paul01Alicia is married to her soulmate, Paul, an all-around good man, who gives the world's best hugs. His special talent is hilarious distortions of the English language (as in 'Alicia sure can wordify purty'). He doesn't take himself too seriously, but he's a hard and dedicated worker. Inexplicably (at least to me), Paul likes to get up early, a good thing since he drives a hundred miles or so to work each morning. He's a heavy-equipment operator for a Northern Virginia road builder, fulfilling his boyhood dream of playing with Tonka toys. Paul and Alicia met while working in Yellowstone National Park. They were married in the company of family and friends on a spot overlooking Yellowstone Lake.

Their jobs in Yellowstone entailed supervising a bunch of kids who worked as housekeepers for guest quarters. After hours, Paul and Alicia would walk to the employee cafeteria for dinner, often seeing their subordinates along the way. Paul's favorite prank on the kids was to call to them, "Hey! Come over here!" When they dutifully arrived, Paul's face grew somber and he asked, "How far would you have gotten if you hadn't come back here?" Oh, you funny, funny man.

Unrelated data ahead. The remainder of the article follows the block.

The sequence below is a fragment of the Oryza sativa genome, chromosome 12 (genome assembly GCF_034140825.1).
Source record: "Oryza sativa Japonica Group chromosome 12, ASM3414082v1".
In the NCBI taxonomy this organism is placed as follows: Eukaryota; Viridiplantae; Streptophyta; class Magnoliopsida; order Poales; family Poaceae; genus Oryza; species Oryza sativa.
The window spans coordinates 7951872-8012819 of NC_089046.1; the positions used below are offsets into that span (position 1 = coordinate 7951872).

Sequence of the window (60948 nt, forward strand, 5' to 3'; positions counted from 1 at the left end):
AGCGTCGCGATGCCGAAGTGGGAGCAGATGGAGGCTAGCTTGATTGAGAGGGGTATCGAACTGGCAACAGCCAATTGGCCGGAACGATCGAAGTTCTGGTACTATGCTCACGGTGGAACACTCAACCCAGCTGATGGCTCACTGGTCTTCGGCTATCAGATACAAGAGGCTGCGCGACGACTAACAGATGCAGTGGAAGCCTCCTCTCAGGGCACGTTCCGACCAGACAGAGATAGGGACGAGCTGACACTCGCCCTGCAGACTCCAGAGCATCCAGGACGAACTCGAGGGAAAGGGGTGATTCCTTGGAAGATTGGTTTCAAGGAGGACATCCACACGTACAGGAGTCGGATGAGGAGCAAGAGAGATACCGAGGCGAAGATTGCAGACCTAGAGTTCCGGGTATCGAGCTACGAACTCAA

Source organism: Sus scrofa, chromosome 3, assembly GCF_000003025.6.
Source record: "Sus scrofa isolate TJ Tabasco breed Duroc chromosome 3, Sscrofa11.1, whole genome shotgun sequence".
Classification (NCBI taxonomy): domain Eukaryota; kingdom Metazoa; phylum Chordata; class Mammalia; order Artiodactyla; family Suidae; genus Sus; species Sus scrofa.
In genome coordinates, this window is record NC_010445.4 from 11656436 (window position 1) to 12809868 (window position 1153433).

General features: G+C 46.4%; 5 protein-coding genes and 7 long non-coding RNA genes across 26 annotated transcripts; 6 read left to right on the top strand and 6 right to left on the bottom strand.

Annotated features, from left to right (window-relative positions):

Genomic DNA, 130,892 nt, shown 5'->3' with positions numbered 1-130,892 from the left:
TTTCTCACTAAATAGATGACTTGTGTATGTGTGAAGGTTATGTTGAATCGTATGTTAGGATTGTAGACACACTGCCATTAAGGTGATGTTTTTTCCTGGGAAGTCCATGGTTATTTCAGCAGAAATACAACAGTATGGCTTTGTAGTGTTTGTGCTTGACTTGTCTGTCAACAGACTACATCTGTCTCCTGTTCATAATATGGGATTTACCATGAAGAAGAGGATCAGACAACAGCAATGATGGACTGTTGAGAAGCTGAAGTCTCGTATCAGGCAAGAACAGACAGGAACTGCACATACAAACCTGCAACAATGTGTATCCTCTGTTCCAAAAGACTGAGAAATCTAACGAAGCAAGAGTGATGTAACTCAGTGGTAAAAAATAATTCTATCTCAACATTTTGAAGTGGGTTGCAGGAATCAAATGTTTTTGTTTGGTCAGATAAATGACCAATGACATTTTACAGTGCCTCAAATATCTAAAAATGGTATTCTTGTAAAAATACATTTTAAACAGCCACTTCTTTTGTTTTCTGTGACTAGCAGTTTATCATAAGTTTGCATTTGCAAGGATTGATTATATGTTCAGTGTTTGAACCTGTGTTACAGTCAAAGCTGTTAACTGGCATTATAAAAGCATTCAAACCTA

Paul and Alicia laughed constantly, making up hysterical scenarios launched from plots in movies, quoting lines from Monty Python movies ("Good one, Centurion"), and making monkey noises. If you want good party entertainment, they're your people.

9/19/09 - Paul and Alicia's house sits on a high bank overlooking Lodge Creek, a backwater on the Virginia shore of the Potomac River. The route by which they got there is an interesting one and speaks to a magical ability Alicia has to attract exactly what she needs.

In Yellowstone, the most elite and trusted summer employees are invited back for winter work. Paul and Alicia were hired for the Old Faithful Snow Lodge during the winter of 1991. It's a remarkable experience for everybody who goes there, whether to vacation or work. Travel into the park is strictly by snow coach, so you experience the snow-laden silence of a Yellowstone winter, when the noise and odors of the thousands of cars that ply the park in summer are absent. The snow gets so deep that you can sink in over your head if you step off the packed trails. You can ski cross-country and watch bison as they probe for a meal, while the vapor from their breath hangs in the still air or wafts through the steam of fumeroles that vent from deep under the drifts.